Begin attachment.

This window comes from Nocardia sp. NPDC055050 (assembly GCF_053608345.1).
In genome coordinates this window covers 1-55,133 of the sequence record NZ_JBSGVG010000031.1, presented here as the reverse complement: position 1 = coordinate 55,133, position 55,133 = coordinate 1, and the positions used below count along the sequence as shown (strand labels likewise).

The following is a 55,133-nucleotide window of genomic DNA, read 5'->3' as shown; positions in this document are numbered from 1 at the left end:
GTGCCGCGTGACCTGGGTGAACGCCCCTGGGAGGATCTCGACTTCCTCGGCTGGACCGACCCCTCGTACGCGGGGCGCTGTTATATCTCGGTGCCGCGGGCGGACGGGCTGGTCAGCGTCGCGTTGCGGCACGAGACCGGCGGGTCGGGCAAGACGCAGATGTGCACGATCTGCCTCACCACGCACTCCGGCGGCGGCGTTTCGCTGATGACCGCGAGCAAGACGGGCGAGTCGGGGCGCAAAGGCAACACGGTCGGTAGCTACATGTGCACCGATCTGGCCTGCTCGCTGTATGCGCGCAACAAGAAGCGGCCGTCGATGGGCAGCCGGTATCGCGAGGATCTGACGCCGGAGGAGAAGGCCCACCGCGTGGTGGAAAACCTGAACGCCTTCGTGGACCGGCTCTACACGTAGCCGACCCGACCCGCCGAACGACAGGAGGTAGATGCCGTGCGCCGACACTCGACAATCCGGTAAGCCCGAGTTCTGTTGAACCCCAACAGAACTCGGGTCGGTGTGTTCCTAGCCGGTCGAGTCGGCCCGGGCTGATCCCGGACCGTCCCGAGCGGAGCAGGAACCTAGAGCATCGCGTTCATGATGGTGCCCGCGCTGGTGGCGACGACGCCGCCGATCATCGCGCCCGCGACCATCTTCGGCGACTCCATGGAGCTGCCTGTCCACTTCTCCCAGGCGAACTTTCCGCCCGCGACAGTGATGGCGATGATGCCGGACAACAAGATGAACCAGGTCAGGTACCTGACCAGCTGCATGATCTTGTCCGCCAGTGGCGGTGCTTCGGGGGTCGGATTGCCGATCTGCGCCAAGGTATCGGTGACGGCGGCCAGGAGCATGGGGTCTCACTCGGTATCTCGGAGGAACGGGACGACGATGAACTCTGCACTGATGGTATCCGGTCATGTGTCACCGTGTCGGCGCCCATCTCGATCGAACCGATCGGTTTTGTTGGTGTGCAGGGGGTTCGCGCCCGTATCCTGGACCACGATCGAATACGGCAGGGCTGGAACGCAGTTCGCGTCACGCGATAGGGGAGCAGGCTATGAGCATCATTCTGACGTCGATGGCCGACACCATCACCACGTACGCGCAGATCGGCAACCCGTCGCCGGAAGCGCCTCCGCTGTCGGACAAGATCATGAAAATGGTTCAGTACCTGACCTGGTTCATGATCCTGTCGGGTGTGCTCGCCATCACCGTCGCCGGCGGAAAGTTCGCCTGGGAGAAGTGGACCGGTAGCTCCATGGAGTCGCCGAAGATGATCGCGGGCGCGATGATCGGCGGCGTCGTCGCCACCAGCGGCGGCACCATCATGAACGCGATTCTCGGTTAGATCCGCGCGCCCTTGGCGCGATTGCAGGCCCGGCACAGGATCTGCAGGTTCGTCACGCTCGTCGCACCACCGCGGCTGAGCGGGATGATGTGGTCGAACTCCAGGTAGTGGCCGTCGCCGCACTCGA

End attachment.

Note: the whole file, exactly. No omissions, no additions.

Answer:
This window comes from Nocardia sp. NPDC055050 (assembly GCF_053608345.1).
In genome coordinates this window covers 1-55,133 of the sequence record NZ_JBSGVG010000031.1, presented here as the reverse complement: position 1 = coordinate 55,133, position 55,133 = coordinate 1, and the positions used below count along the sequence as shown (strand labels likewise).

The following is a 55,133-nucleotide window of genomic DNA, read 5'->3' as shown; positions in this document are numbered from 1 at the left end:
GTGCCGCGTGACCTGGGTGAACGCCCCTGGGAGGATCTCGACTTCCTCGGCTGGACCGACCCCTCGTACGCGGGGCGCTGTTATATCTCGGTGCCGCGGGCGGACGGGCTGGTCAGCGTCGCGTTGCGGCACGAGACCGGCGGGTCGGGCAAGACGCAGATGTGCACGATCTGCCTCACCACGCACTCCGGCGGCGGCGTTTCGCTGATGACCGCGAGCAAGACGGGCGAGTCGGGGCGCAAAGGCAACACGGTCGGTAGCTACATGTGCACCGATCTGGCCTGCTCGCTGTATGCGCGCAACAAGAAGCGGCCGTCGATGGGCAGCCGGTATCGCGAGGATCTGACGCCGGAGGAGAAGGCCCACCGCGTGGTGGAAAACCTGAACGCCTTCGTGGACCGGCTCTACACGTAGCCGACCCGACCCGCCGAACGACAGGAGGTAGATGCCGTGCGCCGACACTCGACAATCCGGTAAGCCCGAGTTCTGTTGAACCCCAACAGAACTCGGGTCGGTGTGTTCCTAGCCGGTCGAGTCGGCCCGGGCTGATCCCGGACCGTCCCGAGCGGAGCAGGAACCTAGAGCATCGCGTTCATGATGGTGCCCGCGCTGGTGGCGACGACGCCGCCGATCATCGCGCCCGCGACCATCTTCGGCGACTCCATGGAGCTGCCTGTCCACTTCTCCCAGGCGAACTTTCCGCCCGCGACAGTGATGGCGATGATGCCGGACAACAAGATGAACCAGGTCAGGTACCTGACCAGCTGCATGATCTTGTCCGCCAGTGGCGGTGCTTCGGGGGTCGGATTGCCGATCTGCGCCAAGGTATCGGTGACGGCGGCCAGGAGCATGGGGTCTCACTCGGTATCTCGGAGGAACGGGACGACGATGAACTCTGCACTGATGGTATCCGGTCATGTGTCACCGTGTCGGCGCCCATCTCGATCGAACCGATCGGTTTTGTTGGTGTGCAGGGGGTTCGCGCCCGTATCCTGGACCACGATCGAATACGGCAGGGCTGGAACGCAGTTCGCGTCACGCGATAGGGGAGCAGGCTATGAGCATCATTCTGACGTCGATGGCCGACACCATCACCACGTACGCGCAGATCGGCAACCCGTCGCCGGAAGCGCCTCCGCTGTCGGACAAGATCATGAAAATGGTTCAGTACCTGACCTGGTTCATGATCCTGTCGGGTGTGCTCGCCATCACCGTCGCCGGCGGAAAGTTCGCCTGGGAGAAGTGGACCGGTAGCTCCATGGAGTCGCCGAAGATGATCGCGGGCGCGATGATCGGCGGCGTCGTCGCCACCAGCGGCGGCACCATCATGAACGCGATTCTCGGTTAGATCCGCGCGCCCTTGGCGCGATTGCAGGCCCGGCACAGGATCTGCAGGTTCGTCACGCTCGTCGCACCACCGCGGCTGAGCGGGATGATGTGGTCGAACTCCAGGTAGTGGCCGTCGCCGCACTCGA